For more modern fare, the MQA version of "No Time to Die" by Billie Eilish is a rather nice variation on the traditional 007 mold, going for lush backup and subdued subtle vocals with catchy lyrics. If you enjoyed the prior theme by Adele, you'll find a lot to like here. For male vocals, I had some fun. "Six Cold Feet" of Let them Talk by Hugh Laurie is proof that there's indeed a musician in the crib. The entire album is solid Blues. with Laurie center stage on main vocals, guitar and tinkling the ivories, then backed by a star-studded roster including Dr. John, Irma Thomas and Tom Jones. It's raw, raunchy and satisfying.

For Jazz, I decided on a break from big bands and chose something more intimate. "Fourplay" from Fourplay is an example of soft jazz done as more foreground than background material. Accomplished musicians and quality engineering give the album the sparkle and variety to keep its cuts enticing and interesting. For classical I did bow to a chestnut. Decca's 1961 version of El Sombrero de tre picos conducted by Ernest Ansermet is an acknowledged reference for good reason. Excellent interpretation and musicianship are supported by clean engineering work that was top of the game. Expressive vocals, an orchestra punctuated by a wide panorama of castanets in a cavernous acoustic space are still ablaze with life 60 years later.

I almost didn't include "Tumbao Bonito" and "New Years Eve" from On the Waterfront by The Stimulators from YG Acoustics' Test CD 2 because I feared they wouldn't be accessible to most. Luckily Tidal have them and more spread over a vast collection of recordings. They met YG's requirements of high recording quality plus deliver on listenable material that was fun, sultry and incredibly infectious so it made my list as well. The Stimulators are a German band that combines notes of Latin, Blues, Ska, Jazz, Reggae and Rock to stir up a unique musical blend. With my catalogue of music assembled, I had accumulated a little bounce in my stride and it was time for the listening notes.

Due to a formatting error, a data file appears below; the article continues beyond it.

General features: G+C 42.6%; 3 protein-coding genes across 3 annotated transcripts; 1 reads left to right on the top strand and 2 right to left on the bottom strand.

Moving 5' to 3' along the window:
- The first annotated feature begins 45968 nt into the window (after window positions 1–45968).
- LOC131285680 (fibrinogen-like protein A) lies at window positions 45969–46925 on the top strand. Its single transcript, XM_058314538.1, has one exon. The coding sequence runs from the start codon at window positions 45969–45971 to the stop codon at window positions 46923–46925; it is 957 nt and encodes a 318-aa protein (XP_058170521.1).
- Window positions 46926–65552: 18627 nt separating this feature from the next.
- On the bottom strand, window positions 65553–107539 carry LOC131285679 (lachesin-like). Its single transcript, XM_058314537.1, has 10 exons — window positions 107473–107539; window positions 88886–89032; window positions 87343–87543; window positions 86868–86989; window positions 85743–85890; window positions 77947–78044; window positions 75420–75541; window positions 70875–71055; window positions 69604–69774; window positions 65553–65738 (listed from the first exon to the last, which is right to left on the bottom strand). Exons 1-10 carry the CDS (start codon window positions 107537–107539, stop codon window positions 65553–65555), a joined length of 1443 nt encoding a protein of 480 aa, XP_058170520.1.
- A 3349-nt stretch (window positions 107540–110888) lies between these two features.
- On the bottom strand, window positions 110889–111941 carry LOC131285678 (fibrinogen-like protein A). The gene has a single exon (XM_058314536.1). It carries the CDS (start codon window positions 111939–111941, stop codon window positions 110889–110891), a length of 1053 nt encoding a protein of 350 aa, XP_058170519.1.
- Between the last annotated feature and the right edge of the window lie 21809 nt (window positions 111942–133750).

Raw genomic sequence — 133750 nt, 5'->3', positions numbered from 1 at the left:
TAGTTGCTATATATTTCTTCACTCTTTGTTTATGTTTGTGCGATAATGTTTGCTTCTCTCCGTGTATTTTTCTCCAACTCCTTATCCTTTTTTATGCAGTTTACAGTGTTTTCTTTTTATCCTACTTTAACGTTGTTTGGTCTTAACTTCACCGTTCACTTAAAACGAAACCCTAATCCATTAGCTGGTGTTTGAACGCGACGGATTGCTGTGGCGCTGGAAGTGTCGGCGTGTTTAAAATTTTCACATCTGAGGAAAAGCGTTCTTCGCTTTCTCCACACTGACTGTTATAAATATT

Though not the last word in sex appeal, my DIY stands for the occasion achieved just the right height.

Overall tonal balance on the MayFly was quite neutral, playing neither frequency favorites nor exhibiting glaring eccentricities which promises prospective purchasers a wide variety of successful system pairings. It emulated the tradition of classic BBC monitors by trading some extension at the extremes for a more cohesive result. High frequencies extended flat to about 15kHz and were extremely smooth and devoid of resonance, drawing attention to performances rather than tweeters yet exhibiting high resolution. That refinement extended seamlessly down into the midrange, lower midrange and upper bass. The skyline diffuser dealt effectively with internal resonances and allowed the wideband coherence of the coax to unfold in remarkably uncolored vocals and instruments, allowing me to create clean, airy, transparent playback with the Wyred combination and a dense, dimensionally vivid presentation with the Auralic/SOtM. Both were equally satisfying yet quite different. Essentially the speakers seemed honest to their input.